The mythologized entrepreneur’s journey involves a flash of inspiration, a boatload of VC money, and some hard work. A multitude of riches are the spoils. But it turns out there are more options to finance a company than the ones shared by your favorite breathless journalist. (click to tweet)
Here are the four options we considered:
Build from scratch and raise angel / VC money
Build from scratch and bootstrap
Buy a large business with debt and / or equity financing
Buy a small business outright
We ended up on #4, but we'd like to share our thinking on all four options.
1. Build from scratch and raise angel / VC money
This is the path that most tech entrepreneurs in 2016 think is the only path. Our definition of success made this the least attractive option. Two of us have had experience as execs at VC-funded companies. The challenges go beyond finding product/market fit, which is tough enough. They also include fundraising, managing a board, being fireable, having a diluted equity stake, and being pressured to spend money faster than necessary. These were all problems we didn’t want to deal with. We’re not averse to raising money as growth capital, but raising from scratch didn’t make a ton of sense for us.
Venture returns follow a power law distribution. This means the vast majority of returns re from a few winning portfolio companies. For example, as of Jan 2016 AirBnB was worth $25.5B, while the other 939 YCombinator-funded companies were worth $40B combined. What are the odds that we’d be an AirBNB? Slim to none: it’s a lottery ticket. If we weren’t going to and didn't want be an AirBNB, the odds of a successful outcome going the venture route were zero. (click to tweet)
2. Build from scratch and bootstrap
We'd gone down this path a few times and was our default. Back in the day building from scratch was exciting. But now, older, possibly wiser, with more family and less time, it was daunting. We’d spend a year to figure out if there was really a "there" there. Like a solid safety school, we were resigned to this path if none of the preferred choices worked out.
3. Buy a large business with debt and / or equity financing
Constellation Software is an interesting company that does private equity-esque transactions in tech.
They’re an $11B publicly traded company whose model is to:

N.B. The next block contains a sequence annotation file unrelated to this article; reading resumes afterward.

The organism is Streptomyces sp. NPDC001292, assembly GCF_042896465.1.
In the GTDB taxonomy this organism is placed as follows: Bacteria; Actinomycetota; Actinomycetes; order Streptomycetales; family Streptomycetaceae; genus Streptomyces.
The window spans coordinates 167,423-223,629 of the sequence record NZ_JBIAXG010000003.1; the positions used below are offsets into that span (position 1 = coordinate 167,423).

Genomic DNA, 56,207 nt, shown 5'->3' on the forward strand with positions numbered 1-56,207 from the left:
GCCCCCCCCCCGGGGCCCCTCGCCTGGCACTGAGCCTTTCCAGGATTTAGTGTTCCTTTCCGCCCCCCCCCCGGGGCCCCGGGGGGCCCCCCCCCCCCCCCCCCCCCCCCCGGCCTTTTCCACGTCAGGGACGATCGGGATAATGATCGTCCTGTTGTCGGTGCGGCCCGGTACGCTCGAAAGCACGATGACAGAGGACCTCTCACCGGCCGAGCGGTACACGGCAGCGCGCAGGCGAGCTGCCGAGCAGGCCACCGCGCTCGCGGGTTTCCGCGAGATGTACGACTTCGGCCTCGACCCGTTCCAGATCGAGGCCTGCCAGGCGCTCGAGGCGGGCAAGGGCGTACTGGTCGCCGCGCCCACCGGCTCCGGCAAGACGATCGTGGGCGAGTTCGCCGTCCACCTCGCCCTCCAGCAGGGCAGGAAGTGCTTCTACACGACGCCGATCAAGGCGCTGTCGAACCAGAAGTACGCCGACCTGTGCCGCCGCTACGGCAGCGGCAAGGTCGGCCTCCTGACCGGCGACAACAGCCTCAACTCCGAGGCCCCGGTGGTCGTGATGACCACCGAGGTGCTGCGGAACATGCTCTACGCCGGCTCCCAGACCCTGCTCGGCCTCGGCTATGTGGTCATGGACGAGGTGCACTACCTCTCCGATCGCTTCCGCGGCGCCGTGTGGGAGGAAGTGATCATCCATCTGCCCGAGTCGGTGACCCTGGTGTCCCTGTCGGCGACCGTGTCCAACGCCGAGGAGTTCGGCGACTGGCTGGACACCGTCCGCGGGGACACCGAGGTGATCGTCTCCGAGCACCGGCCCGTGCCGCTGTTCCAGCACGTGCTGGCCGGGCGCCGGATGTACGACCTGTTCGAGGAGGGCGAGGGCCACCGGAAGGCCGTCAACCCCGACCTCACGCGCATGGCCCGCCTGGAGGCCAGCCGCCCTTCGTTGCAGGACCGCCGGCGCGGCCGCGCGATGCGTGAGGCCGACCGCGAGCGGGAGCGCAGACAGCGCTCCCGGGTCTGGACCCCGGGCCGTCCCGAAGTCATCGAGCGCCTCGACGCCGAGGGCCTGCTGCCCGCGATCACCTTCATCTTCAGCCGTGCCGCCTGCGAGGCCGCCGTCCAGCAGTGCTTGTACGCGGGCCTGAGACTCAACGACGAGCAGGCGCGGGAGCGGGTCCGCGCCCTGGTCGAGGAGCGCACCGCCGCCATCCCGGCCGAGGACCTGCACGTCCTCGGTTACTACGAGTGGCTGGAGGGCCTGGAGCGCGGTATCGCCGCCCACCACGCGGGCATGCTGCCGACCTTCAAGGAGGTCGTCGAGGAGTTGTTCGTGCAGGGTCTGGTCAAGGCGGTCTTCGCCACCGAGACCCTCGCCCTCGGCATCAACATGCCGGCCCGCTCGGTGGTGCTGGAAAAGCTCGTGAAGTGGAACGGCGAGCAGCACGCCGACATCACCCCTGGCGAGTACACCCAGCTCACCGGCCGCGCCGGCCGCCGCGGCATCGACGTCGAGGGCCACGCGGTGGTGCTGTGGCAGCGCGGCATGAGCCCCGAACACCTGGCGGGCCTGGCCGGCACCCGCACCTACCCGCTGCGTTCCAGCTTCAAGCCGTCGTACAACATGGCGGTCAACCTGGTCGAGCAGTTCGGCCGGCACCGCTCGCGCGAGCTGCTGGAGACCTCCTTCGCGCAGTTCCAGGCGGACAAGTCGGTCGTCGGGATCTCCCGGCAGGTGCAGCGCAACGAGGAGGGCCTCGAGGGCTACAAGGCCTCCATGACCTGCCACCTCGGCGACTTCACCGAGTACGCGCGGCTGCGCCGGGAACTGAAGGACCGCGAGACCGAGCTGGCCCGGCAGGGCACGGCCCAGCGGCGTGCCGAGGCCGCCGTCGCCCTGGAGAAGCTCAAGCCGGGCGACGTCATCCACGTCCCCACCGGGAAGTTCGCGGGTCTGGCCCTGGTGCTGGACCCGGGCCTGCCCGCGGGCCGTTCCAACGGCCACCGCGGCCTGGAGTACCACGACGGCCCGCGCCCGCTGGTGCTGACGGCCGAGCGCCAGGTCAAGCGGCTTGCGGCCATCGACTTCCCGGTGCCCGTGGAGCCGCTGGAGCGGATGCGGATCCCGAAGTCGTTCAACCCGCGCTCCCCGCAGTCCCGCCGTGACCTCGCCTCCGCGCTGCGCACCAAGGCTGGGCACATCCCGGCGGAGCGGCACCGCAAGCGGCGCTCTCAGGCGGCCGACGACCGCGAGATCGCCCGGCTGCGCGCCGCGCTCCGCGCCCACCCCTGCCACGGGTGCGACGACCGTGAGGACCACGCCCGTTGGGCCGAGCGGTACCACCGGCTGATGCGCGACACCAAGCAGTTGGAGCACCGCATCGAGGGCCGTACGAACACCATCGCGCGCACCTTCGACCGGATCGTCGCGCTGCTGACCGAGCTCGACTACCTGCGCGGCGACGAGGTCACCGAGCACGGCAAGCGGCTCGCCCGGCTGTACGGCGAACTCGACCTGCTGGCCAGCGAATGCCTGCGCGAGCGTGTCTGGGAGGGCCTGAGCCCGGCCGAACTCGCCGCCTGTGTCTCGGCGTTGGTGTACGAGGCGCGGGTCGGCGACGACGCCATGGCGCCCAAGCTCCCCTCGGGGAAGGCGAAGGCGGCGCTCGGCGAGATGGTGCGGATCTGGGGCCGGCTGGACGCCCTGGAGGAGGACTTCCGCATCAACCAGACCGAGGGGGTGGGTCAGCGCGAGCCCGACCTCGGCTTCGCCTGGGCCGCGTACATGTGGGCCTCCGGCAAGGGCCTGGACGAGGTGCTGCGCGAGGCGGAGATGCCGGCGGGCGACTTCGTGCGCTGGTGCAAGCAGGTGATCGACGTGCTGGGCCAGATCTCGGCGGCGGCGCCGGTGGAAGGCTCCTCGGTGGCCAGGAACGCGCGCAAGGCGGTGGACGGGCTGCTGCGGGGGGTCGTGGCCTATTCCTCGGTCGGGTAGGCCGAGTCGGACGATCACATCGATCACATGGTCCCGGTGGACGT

Buy software businesses making ~$200k+ ARR in desirable markets
Incentivize the business owners to grow the business while being hands off
Their model is similar to Berkshire Hathaway's, but for software. If you want to learn more, their IPO Prospectus (CMD-F to search for "apr 3 2006" in the page) lays out their strategy. To an outsider’s eye, it seems fairly consistent even 10 years after they’ve gone public.
Running across Constellation piqued our curiosity. We modeled out what kind of cash flow we'd have if we bought a large business. We even cold emailed and spoke with a few companies in segments that we thought would be good acquisition targets. (Dental Practice Management systems was one space - thank god we didn’t end up there).
Here are the problems with buying a large business with debt and/or equity capital:
First, the core skill you need to make this fly are finance skills, not software.
Borrowing a lot of money - likely with personal guarantees - made us think it’d be hard to sleep at night.
We’d most likely buy a slow growing but stable, vertical solution. This is because growth is expensive. A fast-growing tech business is going to sell for a crazy revenue multiple. This high multiple will prevent you from paying down your debt from the business's cash flow. For example, we talked to a high-growth SaaS business that had negative earnings. Their asking price was $15M. If we financed that purchase there would be no way to pay down the debt financing because all the cash flow was going to fund growth.
If we raised debt and equity, we’d spend 7 years paying back a ton of debt. And unless we got an unlikely sweetheart deal from investors, our ownership percentage would have been less than 50% combined. Based on how we defined success, this scenario wasn't what we were looking for.
This was an extremely useful exercise to go through. We’ll likely go down this road later. Buying stable and predictable cash flows with leverage can pay massive dividends over time (click to tweet). It was a worthwhile investment to learn about Constellation and a little about private equity.
4. Buy a smaller business outright
"The reason for buying small SaaS businesses is that it's so hard to start anything from scratch. Even a business doing only $5,000 in MRR has validated something significant, and that makes the business valuable." (click to tweet)
- Hiten Shah
After Rob Walling started Drip, he said something like "now that I know how much work it’ll be to start something, I’ll never do it again". He had a good basis of comparison because he bought and grew HitTail before starting Drip. We sold a SaaS business a few years ago and were curious about how big a head start we could get if we bought a business.
Buying a small business can give you a good headstart
art by revangale
So while we explored buying a large business, we also explored buying a smaller business outright. This was the most attractive option. It enabled us to control the company without taking on massive debt. It also giving us a headstart on finding product/market fit. Being able to phone up just ten paying customers on day one to understand how to make the product better is a big win (click to tweet). Plus, revenue on day one is always nice.
When we ended up
So on Friday May 13th 2016 we had decided to focus on the problem of building an issue tracker for software teams. And we had a preferred approach: buy a small business, with bootstrapping as a backup plan.
It took a year
To get here took introspection, many (frustrating) conversations with each other, lots of spreadsheet modeling, conversations with all kinds of willing customer development subjects, tons of reading, research, and cold emailing, and a bunch of dead ends (or "learning opportunities"). It took us a year working part time to get to this point. But we felt good about where we ended up.
Part three is about how we ended up buying Codetree. We'll talk about how we ended up at the purchase price, share actual emails from the negotiation, talk about the risks of buying Codetree, and a whole lot more.
To get the next part of the series when it drops, leave your email below.